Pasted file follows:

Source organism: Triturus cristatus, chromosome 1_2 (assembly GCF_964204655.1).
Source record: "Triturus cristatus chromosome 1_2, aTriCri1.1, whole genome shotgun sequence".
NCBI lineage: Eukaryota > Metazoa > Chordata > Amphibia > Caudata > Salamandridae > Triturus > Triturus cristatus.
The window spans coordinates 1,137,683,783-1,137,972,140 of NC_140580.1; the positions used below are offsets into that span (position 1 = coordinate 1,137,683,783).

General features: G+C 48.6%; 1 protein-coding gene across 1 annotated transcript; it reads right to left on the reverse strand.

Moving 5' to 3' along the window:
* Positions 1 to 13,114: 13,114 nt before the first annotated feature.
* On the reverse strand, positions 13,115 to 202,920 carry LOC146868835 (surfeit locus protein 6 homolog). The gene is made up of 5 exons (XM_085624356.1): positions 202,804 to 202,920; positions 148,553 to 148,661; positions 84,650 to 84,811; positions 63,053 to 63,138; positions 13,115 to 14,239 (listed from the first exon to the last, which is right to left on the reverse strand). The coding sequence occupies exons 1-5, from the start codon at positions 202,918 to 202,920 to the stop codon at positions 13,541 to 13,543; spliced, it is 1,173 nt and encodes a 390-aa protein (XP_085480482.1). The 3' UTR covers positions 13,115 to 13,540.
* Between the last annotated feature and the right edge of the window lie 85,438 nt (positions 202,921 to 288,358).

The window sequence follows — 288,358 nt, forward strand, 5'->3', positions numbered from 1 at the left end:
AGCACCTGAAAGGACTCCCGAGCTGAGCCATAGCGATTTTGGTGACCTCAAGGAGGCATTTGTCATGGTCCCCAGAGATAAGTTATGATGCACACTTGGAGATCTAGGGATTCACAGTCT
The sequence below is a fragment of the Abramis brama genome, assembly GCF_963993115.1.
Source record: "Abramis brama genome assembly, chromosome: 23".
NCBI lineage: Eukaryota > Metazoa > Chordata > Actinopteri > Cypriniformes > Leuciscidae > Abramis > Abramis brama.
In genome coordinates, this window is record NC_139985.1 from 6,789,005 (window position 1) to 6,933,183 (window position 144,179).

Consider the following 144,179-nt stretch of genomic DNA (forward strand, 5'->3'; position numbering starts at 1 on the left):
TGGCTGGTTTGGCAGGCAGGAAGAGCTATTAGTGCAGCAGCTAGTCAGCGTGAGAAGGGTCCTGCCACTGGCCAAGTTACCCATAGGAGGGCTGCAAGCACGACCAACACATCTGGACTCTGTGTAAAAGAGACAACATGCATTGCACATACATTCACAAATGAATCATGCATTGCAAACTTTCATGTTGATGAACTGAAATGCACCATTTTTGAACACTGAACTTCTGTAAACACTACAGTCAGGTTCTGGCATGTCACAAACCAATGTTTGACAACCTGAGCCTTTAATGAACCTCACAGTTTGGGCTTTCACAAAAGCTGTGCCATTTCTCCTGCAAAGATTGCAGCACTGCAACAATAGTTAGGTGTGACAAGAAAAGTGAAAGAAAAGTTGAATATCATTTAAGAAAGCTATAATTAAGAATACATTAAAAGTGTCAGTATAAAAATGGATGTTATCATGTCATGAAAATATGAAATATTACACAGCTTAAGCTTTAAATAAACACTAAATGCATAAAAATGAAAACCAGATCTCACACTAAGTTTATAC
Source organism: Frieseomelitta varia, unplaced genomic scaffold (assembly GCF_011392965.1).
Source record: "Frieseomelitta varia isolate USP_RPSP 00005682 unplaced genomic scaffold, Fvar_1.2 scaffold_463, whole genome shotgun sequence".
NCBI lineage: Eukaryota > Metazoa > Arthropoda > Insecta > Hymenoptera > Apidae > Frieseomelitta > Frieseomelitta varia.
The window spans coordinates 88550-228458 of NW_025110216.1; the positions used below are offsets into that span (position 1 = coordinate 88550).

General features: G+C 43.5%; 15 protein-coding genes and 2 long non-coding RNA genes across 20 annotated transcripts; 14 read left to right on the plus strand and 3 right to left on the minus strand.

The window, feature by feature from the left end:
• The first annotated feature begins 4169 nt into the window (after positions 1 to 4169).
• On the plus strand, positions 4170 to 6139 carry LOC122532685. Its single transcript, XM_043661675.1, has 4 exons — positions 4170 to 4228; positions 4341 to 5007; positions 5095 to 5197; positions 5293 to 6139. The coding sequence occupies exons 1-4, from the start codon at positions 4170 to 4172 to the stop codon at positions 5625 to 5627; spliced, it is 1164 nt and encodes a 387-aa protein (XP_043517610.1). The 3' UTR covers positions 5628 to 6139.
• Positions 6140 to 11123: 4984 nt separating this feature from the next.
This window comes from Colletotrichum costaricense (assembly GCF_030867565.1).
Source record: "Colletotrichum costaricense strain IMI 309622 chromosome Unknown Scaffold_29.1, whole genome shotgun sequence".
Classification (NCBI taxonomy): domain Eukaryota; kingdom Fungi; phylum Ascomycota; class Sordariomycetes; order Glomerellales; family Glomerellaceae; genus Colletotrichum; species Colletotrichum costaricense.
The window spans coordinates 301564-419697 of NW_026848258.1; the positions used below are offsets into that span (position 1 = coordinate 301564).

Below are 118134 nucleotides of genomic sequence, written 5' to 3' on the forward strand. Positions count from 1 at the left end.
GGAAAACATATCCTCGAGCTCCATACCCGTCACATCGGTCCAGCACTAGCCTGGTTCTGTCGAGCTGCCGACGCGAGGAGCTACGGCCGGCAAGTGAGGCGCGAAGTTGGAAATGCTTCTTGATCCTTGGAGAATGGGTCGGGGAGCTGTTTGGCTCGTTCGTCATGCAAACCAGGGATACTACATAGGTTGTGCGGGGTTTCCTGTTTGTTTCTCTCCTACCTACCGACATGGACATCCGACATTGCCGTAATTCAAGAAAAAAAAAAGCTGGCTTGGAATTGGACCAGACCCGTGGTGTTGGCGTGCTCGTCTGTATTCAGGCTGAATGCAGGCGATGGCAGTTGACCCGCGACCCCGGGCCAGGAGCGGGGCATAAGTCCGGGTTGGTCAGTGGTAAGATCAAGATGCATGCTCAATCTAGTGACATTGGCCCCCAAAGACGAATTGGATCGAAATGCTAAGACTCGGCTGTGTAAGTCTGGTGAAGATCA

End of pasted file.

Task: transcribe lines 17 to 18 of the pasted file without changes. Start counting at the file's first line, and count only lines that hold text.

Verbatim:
TGGCTGGTTTGGCAGGCAGGAAGAGCTATTAGTGCAGCAGCTAGTCAGCGTGAGAAGGGTCCTGCCACTGGCCAAGTTACCCATAGGAGGGCTGCAAGCACGACCAACACATCTGGACTCTGTGTAAAAGAGACAACATGCATTGCACATACATTCACAAATGAATCATGCATTGCAAACTTTCATGTTGATGAACTGAAATGCACCATTTTTGAACACTGAACTTCTGTAAACACTACAGTCAGGTTCTGGCATGTCACAAACCAATGTTTGACAACCTGAGCCTTTAATGAACCTCACAGTTTGGGCTTTCACAAAAGCTGTGCCATTTCTCCTGCAAAGATTGCAGCACTGCAACAATAGTTAGGTGTGACAAGAAAAGTGAAAGAAAAGTTGAATATCATTTAAGAAAGCTATAATTAAGAATACATTAAAAGTGTCAGTATAAAAATGGATGTTATCATGTCATGAAAATATGAAATATTACACAGCTTAAGCTTTAAATAAACACTAAATGCATAAAAATGAAAACCAGATCTCACACTAAGTTTATAC
Source organism: Frieseomelitta varia, unplaced genomic scaffold (assembly GCF_011392965.1).